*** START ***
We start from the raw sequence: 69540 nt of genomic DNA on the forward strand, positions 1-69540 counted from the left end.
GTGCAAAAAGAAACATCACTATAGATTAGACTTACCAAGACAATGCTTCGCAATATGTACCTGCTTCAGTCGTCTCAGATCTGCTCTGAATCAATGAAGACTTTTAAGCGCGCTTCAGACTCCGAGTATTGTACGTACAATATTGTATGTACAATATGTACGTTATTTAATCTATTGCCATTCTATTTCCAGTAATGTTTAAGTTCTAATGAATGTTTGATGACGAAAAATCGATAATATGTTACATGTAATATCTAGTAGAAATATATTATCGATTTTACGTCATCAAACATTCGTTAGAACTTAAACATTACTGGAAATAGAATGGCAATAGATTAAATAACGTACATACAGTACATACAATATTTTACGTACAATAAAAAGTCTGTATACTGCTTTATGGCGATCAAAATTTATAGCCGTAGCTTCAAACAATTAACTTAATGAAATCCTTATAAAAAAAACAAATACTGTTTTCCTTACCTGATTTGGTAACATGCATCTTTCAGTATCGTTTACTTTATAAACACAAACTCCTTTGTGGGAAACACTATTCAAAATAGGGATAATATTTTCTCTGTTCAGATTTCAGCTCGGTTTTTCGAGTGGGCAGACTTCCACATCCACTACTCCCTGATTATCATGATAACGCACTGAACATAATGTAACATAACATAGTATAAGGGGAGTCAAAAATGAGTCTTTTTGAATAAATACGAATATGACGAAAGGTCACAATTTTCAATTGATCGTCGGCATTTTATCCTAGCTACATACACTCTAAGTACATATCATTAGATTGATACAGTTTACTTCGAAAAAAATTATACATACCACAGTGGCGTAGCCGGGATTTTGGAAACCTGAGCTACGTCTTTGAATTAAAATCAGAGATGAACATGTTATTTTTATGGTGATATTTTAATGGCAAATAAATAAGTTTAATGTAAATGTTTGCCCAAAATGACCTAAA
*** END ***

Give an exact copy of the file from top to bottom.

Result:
We start from the raw sequence: 69540 nt of genomic DNA on the forward strand, positions 1-69540 counted from the left end.
GTGCAAAAAGAAACATCACTATAGATTAGACTTACCAAGACAATGCTTCGCAATATGTACCTGCTTCAGTCGTCTCAGATCTGCTCTGAATCAATGAAGACTTTTAAGCGCGCTTCAGACTCCGAGTATTGTACGTACAATATTGTATGTACAATATGTACGTTATTTAATCTATTGCCATTCTATTTCCAGTAATGTTTAAGTTCTAATGAATGTTTGATGACGAAAAATCGATAATATGTTACATGTAATATCTAGTAGAAATATATTATCGATTTTACGTCATCAAACATTCGTTAGAACTTAAACATTACTGGAAATAGAATGGCAATAGATTAAATAACGTACATACAGTACATACAATATTTTACGTACAATAAAAAGTCTGTATACTGCTTTATGGCGATCAAAATTTATAGCCGTAGCTTCAAACAATTAACTTAATGAAATCCTTATAAAAAAAACAAATACTGTTTTCCTTACCTGATTTGGTAACATGCATCTTTCAGTATCGTTTACTTTATAAACACAAACTCCTTTGTGGGAAACACTATTCAAAATAGGGATAATATTTTCTCTGTTCAGATTTCAGCTCGGTTTTTCGAGTGGGCAGACTTCCACATCCACTACTCCCTGATTATCATGATAACGCACTGAACATAATGTAACATAACATAGTATAAGGGGAGTCAAAAATGAGTCTTTTTGAATAAATACGAATATGACGAAAGGTCACAATTTTCAATTGATCGTCGGCATTTTATCCTAGCTACATACACTCTAAGTACATATCATTAGATTGATACAGTTTACTTCGAAAAAAATTATACATACCACAGTGGCGTAGCCGGGATTTTGGAAACCTGAGCTACGTCTTTGAATTAAAATCAGAGATGAACATGTTATTTTTATGGTGATATTTTAATGGCAAATAAATAAGTTTAATGTAAATGTTTGCCCAAAATGACCTAAA